Fraunhofer FEP: Condition monitoring of ornamental plants with microdisplays and neural networks to optimise fertilisation


Conservation of resources and reliable yields are just as essential in plant cultivation as in other branches of agriculture. In order to optimise fertilisation processes in ornamental plant cultivation in the future and thus protect the environment, researchers at the Fraunhofer Institute for Organic Electronics, Electron Beam and Plasma Technology FEP (Dresden, Germany) together with the Saxon State Office for Environment, Agriculture and Geology (LfULG) have been researching a technology for the early detection of nutrient deficiencies or surpluses in ornamental plants in the ZierSens project (financed by funds from the Free State of Saxony). The use of bidirectional OLED microdisplays in combination with neural networks should make it possible to optimize fertilisation processes in the future.

Ornamental plant cultivation is locally anchored in almost all German districts, mainly with small and medium-sized farms. In 2022, the production value of flowers and ornamental plants produced in Germany amounted to around €1.2bn. Sales of cut flowers, for example, amounted to around €3.1bn. In order for the plant cultivation sector in Germany to remain competitive, it is dependent on secure and high yields. Decisive factors for this include successful plant breeding, plant protection and optimal fertilisation in order to conserve resources and soils.

In the ZierSens project, the Fraunhofer FEP conducted research into a technology that can detect deficits or nutrient surpluses in ornamental plants at an early stage. The institute has decades of experience in the development of application-specific OLED microdisplays for a wide variety of purposes. It is also possible to combine OLED light sources and photodiodes on a silicon chip. So-called bidirectional microdisplays are thus able to emit and simultaneously detect light in a wavelength-specific manner.

This technology enables the measurement and evaluation of small areas for surface inspection in various fields of application. In the project, it was specifically used to detect the condition of an ornamental plant with regard to possible under- or oversupply. With the help of a mechanism a leaf of an ornamental plant is pressed onto the microdisplay, which illuminates the leaf and can detect and evaluate the reflected light. In extensive plant cultivation experiments at the LfULG, plants were prepared in different nutritional states and images of leaves at different stages were taken. These images were used to train artificial neural networks to automatically identify leaf characteristics.

Compared to conventional measuring systems, which require a large number of measurements and use an averaged value within the measuring spot, bidirectional OLED microdisplays offer a location-resolved measurement. This allows several measured values to be generated at one measuring point, which are directly related to each other. This should enable more targeted fertilisation and thus a more efficient use of resources, thereby reducing the environmental impact.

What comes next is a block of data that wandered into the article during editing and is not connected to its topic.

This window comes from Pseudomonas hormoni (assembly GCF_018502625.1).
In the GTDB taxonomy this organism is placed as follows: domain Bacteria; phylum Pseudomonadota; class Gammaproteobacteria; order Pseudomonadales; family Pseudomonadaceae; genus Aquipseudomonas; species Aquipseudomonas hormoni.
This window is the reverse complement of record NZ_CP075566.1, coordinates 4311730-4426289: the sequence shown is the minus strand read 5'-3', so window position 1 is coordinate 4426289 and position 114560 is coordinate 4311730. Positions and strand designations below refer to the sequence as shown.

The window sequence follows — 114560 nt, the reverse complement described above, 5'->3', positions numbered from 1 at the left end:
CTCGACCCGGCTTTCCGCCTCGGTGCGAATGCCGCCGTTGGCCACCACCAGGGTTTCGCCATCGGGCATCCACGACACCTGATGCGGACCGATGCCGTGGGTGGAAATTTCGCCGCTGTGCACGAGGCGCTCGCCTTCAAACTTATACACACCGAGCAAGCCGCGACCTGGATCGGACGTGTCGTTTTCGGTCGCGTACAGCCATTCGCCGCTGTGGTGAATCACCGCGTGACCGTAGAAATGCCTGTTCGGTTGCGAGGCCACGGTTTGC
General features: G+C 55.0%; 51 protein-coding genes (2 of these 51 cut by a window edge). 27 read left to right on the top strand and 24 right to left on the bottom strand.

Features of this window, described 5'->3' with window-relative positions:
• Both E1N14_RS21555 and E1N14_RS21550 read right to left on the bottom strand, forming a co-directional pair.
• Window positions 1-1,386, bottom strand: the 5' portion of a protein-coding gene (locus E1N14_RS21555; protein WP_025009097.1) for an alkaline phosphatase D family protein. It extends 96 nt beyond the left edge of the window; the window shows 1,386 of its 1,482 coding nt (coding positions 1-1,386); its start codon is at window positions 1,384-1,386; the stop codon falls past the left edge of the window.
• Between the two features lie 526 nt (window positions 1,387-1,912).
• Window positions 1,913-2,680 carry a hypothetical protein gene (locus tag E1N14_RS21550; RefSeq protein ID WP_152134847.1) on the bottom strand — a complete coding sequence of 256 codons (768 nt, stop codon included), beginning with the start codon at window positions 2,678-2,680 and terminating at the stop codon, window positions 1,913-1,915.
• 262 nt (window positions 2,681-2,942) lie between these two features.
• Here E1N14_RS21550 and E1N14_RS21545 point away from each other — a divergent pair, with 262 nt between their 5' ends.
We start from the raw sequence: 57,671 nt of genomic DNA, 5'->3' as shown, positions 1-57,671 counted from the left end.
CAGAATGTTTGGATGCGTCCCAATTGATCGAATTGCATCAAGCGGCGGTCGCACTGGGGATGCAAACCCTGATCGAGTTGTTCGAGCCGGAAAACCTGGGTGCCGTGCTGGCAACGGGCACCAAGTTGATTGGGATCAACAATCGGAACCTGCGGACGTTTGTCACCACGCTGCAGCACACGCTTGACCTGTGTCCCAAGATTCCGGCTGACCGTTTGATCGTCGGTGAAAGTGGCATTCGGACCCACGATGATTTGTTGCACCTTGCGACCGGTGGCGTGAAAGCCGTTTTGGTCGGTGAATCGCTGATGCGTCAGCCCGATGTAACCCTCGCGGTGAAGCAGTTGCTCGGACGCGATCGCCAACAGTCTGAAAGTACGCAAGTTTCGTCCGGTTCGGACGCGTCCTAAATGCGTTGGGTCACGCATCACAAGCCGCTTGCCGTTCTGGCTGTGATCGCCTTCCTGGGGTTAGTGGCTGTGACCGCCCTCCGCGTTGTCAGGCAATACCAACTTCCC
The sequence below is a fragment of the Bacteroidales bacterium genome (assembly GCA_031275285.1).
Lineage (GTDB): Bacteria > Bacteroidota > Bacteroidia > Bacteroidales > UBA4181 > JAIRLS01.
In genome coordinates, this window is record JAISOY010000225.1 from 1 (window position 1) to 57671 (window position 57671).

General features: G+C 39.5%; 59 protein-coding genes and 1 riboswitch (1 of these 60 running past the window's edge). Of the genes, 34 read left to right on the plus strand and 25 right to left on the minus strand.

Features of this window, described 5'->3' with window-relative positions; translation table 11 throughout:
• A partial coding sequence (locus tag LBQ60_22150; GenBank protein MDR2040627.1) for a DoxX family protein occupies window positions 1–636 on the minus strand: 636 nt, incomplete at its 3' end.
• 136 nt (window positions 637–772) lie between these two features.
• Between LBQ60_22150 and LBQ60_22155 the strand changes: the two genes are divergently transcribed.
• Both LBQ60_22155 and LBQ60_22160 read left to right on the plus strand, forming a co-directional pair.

Judith Baumgarten, project manager at Fraunhofer FEP, explains: "The project was based on the hypothesis that a lack or excess of nutrients can be detected at an early stage by the smallest changes in leaf coloration. By using our bidirectional microdisplay technology, we have achieved various effects that do not disprove this assumption, but also do not yet confirm it 100%. Nevertheless, we were able to further develop the measuring system and lay the foundations for the evaluation of coloured camera images. We see great potential for the plant cultivation of the future with the support of smart technologies." Head of the Ornamental Horticulture Department and project manager at the LfULG, Dr Sven Schubert, adds: "The use of modern technologies is essential for resource-conserving and sustainable horticulture. The data collected in the plant cultivation trials form the basis for the further development of sensor technology."

In addition, the scientists have trained neural networks to identify the plant species, leaf side and leaf age of the ornamental plants used. A further neural network was also developed to automatically segment the images into the areas of leaf area, leaf vein, leaf pattern and defects.

Research into the new technology presented the Fraunhofer FEP with a number of challenges. Firstly, adequate imaging of leaves with a special topology, such as primroses, was required, which necessitated further optimisation of the sensor hardware. Secondly, models had to be created for evaluation, which would require a very large neural network due to the different characteristics of the plants. This would mean that calculations could no longer be performed on mobile devices, as is necessary in smart crop production. The Fraunhofer FEP is therefore pursuing a cascaded approach with several smaller networks that require significantly fewer resources.

Caption: Bidirectional microdisplay for condition monitoring of ornamental plants (photo: Saxon State Office for Environment, Agriculture and Geology)

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